April 20, 2021: Bright Jupiter and Saturn are in the southeastern sky before sunrise, gently moving eastward compared to the starry backdrop of Capricornus.
by Jeffrey L. Hunt
Chicago, Illinois: Sunrise, 6:02 a.m. CDT; Sunset, 7:38 p.m. CDT. Check local sources for sunrise and sunset times for your location.
Morning planets Jupiter and Saturn are in the southeast before sunrise. One hour before sunrise, Jupiter is over 13° above the east-southeast horizon. It is the brightest star in the region, and it outshines all other stars in the sky this morning.
Look at Jupiter with a binocular, you can see up to four of its largest satellites. The binocular also reveals the starry background. The Jovian Giant is 3.4° to the upper left of Deneb Algiedi (δ Cap on the chart), 0.5° to the lower left of Mu Capricorni (μ Cap) and 2.6° to the upper right of Iota Aquarii (ι Aqr). Jupiter is nearing the Aquarius – Capricornus border.
Saturn is dimmer than Jupiter, and 14.1° to the upper right of Jupiter. The Ringed Wonder is slowly inching toward Theta Capricorni (θ Cap.)
Detailed Note: The moon is at its First Quarter phase at 1:59 a.m. CDT. One hour before sunrise, Jupiter is over 13° above the east-southeast horizon. In the starfield, Jupiter is 3.4° to the upper left of Deneb Algiedi, 0.5° to the lower left of μ Cap, and 2.6° to the upper right of ι Aqr. Saturn – 14.1° to the upper right of Jupiter – is 1.5° to the upper right of θ Cap. The Ringed Wonder is 18.0° up in the southeast. Twenty minutes after sunset, brilliant Venus is nearly 2° above the west-northwest horizon as it makes its first evening appearance. An hour after sunset, Mars is about 40° up in the west, 5.0° to the upper right of ζ Tau. The Red Planet is 3.7° to the lower right of M35. Use a binocular to see the star cluster. The moon (9.0d, 58%) is nearly 70° up in the south-southwest. It is between Pollux and Regulus (α Leo, m = 1.3), nearly 17° to the lower left of Pollux and 20° to the upper right of Regulus. Even with the moon’s brightness, use a binocular to spot the Beehive star cluster (M44, NGC 2632), 3.9° to the lower right of the moon.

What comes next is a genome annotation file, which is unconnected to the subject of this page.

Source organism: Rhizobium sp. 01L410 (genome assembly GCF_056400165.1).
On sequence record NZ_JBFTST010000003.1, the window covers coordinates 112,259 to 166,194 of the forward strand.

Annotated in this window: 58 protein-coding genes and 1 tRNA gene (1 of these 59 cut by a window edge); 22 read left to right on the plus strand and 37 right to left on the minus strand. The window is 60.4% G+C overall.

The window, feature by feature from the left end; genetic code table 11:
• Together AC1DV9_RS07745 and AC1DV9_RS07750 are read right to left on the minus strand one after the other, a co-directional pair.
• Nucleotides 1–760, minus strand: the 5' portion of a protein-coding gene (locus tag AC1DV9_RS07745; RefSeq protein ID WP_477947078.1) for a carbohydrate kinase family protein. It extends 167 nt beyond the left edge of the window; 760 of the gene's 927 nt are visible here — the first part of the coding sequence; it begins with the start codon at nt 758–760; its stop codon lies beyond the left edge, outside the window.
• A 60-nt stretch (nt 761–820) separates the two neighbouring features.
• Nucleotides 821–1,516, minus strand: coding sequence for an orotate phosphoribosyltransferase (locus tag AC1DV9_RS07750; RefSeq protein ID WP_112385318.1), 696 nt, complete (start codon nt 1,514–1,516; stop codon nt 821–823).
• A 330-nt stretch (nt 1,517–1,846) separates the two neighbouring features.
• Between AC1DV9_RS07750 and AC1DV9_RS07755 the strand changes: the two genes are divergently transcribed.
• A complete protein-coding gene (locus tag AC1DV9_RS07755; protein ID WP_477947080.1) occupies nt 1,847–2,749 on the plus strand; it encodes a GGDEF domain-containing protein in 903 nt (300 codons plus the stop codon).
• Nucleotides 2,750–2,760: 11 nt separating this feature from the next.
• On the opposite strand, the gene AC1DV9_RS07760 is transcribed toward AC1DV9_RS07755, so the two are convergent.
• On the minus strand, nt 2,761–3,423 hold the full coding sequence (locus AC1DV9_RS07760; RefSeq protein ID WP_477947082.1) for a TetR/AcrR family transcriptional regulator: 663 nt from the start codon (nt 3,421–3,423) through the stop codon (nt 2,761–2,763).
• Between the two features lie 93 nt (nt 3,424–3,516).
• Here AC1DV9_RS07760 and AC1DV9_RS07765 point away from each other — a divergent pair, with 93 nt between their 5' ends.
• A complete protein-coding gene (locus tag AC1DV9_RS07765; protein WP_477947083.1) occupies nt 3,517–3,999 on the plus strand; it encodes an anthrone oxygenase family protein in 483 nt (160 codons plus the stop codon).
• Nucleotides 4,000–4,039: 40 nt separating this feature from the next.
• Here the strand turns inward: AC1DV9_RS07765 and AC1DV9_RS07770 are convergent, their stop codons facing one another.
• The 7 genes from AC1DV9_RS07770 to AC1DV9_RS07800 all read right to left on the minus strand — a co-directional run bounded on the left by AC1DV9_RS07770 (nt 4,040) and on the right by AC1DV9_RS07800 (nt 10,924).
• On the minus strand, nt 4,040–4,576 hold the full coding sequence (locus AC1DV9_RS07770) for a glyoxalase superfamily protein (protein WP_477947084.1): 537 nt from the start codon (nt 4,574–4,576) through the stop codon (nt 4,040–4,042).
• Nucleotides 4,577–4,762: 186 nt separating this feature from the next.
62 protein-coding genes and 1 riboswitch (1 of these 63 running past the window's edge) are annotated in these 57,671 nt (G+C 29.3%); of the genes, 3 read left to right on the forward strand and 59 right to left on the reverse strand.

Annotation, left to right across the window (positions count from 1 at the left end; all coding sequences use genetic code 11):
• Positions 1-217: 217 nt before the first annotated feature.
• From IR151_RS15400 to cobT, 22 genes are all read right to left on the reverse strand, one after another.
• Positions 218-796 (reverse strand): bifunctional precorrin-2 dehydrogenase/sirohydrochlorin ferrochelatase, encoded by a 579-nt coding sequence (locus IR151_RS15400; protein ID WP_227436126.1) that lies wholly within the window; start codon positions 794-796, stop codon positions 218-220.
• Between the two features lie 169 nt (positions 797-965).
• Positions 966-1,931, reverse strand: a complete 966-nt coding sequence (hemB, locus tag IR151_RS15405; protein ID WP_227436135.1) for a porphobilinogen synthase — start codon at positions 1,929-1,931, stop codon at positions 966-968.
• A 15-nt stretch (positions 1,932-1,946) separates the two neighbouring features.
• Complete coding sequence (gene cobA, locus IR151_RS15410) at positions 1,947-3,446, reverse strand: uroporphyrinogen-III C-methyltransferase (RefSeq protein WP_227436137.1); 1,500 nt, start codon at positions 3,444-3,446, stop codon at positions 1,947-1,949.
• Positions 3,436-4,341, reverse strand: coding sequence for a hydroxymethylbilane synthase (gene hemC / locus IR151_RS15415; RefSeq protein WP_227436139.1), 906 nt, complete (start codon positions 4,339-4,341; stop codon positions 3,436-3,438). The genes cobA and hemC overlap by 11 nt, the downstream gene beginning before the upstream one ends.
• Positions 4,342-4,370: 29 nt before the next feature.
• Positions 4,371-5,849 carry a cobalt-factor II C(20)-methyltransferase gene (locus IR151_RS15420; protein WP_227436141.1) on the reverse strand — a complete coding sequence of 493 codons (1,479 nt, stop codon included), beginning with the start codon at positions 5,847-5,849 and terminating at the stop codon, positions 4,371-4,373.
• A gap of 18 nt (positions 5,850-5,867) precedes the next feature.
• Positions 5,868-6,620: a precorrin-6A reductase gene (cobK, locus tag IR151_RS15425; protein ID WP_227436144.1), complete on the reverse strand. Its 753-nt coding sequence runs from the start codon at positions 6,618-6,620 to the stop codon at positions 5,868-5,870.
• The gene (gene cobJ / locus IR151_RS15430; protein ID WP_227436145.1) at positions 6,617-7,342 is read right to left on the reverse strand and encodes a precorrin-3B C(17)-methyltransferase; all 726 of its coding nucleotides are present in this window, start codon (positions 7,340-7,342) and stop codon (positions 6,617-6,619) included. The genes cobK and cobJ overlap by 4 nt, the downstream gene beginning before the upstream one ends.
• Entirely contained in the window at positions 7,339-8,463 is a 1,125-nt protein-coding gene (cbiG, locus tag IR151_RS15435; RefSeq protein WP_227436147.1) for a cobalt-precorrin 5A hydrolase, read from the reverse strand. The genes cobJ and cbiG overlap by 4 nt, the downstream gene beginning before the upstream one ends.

Read more about the planets during April 2021.
- 2023, December 26: Cold Moon, Venus, Jupiter, SaturnDecember 26, 2023: The Cold Moon is visible during the nighttime hours. Venus shines before sunrise while Jupiter and Saturn are visible after sundown.
- 2023, December 25: Telescope First Light, Bright PlanetsDecember 25, 2023: For sky watchers with new telescopes, here’s what to look at before dawn or after sunset.
- 2023, December 24: Morning Moon, Pleiades, Antares Heliacal RisingDecember 24, 2023: The moon appears near the Pleiades star cluster during the earlier morning hours. Antares is at its first morning appearance, known as the heliacal rising.
- 2023, December 23: Check out Planet Uranus, Pleiades near MoonDecember 23, 2023: Look for the planet Uranus and the Pleiades star cluster through a binocular during nighttime hours.
- 2023, December 22: Mercury at Inferior Conjunction, Bright Jupiter, Gibbous MoonDecember 22, 2023: Mercury is between Earth and Sun, known as inferior conjunction. Jupiter and the gibbous moon are celestial companions during nighttime hours.